Tuesday, October 16, 2007

Idols and Vocation



"Little children, guard yourselves from idols". This, the last words of St. John's first epistle, is loaded language.
It came to mind when I was hired to make a shelf for a client. It was to hang from the wall, but not have any visible means of hanging: no brackets or attachment hardware. As fun as it was to design and make, it did bring me up short when I found its purpose was to hold a statue of Kuan Yin, the Buddhist goddess of compassion.
My wife said, "Ooh, nice shelf! Put some flowers on it!"
I thought pretty much the same, and have deeply mixed feelings about having made this. On one hand, it is just a shelf, and once it changes hands it is of no consequence to me what it is used for.
On the other, it has such a look of altar. I am loathe to promote the worship of a false god, and yet here it is.
A Christian in vocation is called to serve neighbor, defined as anyone God puts in one's way. But I wonder: would it have been more truly service to refuse the work, once its purpose was clear?

What do you think?

5 comments:

Lutheran Lucciola said...

No, I think it's not wrong that you built it. It IS a very nice shelf!
Hey, you can't stop people from putting things on their shelves. Are these people that you can follow up on, in any degree? That would be good, something you can plant a seed with, you know.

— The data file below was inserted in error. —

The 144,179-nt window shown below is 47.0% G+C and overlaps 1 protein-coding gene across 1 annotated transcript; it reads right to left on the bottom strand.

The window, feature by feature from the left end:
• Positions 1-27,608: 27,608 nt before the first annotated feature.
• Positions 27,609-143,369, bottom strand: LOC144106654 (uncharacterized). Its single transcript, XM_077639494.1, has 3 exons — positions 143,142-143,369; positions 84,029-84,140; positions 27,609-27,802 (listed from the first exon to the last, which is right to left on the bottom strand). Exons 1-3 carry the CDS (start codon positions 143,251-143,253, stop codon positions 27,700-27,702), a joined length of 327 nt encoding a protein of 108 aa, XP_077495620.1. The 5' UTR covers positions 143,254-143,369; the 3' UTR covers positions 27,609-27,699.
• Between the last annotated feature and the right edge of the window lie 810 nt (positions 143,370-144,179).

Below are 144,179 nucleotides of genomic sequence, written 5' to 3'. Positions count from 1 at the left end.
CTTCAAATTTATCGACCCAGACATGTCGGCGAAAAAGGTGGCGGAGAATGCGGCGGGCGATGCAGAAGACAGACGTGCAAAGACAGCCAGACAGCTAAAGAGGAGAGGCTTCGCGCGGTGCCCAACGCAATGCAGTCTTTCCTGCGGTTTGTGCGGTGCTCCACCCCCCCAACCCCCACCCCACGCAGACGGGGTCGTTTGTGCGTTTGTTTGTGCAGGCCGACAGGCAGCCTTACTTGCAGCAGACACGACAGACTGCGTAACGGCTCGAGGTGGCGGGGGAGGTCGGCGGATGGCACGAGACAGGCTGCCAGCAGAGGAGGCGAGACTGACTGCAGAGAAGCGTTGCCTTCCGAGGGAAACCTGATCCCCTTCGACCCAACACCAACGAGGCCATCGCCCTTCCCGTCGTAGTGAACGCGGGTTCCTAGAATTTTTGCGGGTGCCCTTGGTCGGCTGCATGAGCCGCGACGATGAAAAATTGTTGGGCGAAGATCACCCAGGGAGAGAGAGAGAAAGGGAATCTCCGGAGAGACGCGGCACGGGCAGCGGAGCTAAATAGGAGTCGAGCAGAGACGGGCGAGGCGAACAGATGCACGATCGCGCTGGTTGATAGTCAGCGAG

Bruce Gee said...

I found myself, as I looked for wall studs and installed the shelf, describing to this lady the little small-town Christian church my family attends, and how we play the "find the perfume" game each week, and sit elsewhere. It raised an eyebrow, the idea of this artisan attending a Christian church.

That's about it.

scott said...

The mundane statue is overwhelmed by the expressiveness of the shelf. While an eastern idol would be all too comfortable on an organic piece of wood, the shelf you have created has clearly been expertly crafted by the hands of man, the bevel of the edges, the sheen, and the abruptness of color are all an affront to this diety.

I have to think that without meaning to, you've blasphemed this goddess by making the altar far grander than the image herself- a truly Christian articulation.

Quite excellent.

elephantschild said...

Your contact with the client has very likely perturbed her stereotypes of what Christians are like, and that's a good thing. It's a very important thing, actually.

Also, all these Lutheran bloggers are seeing what astonishingly beautiful work you do. AT my house, we have no fireplace and thus no mantelpiece for the sorts of things that one might usually stand on a mantel. A shelf like this never occurred to me.

Bruce Gee said...

Aw shucks. Well, Scott, I'll buy your rationale, I think...!

Elephantschild, yeah! A lot of my evangelism is stealth evangelism. Rearranging the furniture in their heads.

The shelf is made from reclaimed Doug Fir from a 110 year old round Wisconsin silo, if you can believe it. Stacked on edge, that is where you get that streaky look: the wood closest to the surface is darkened either by weather or ancient silage! Interesting effect, I must agree. Soli deo gloria.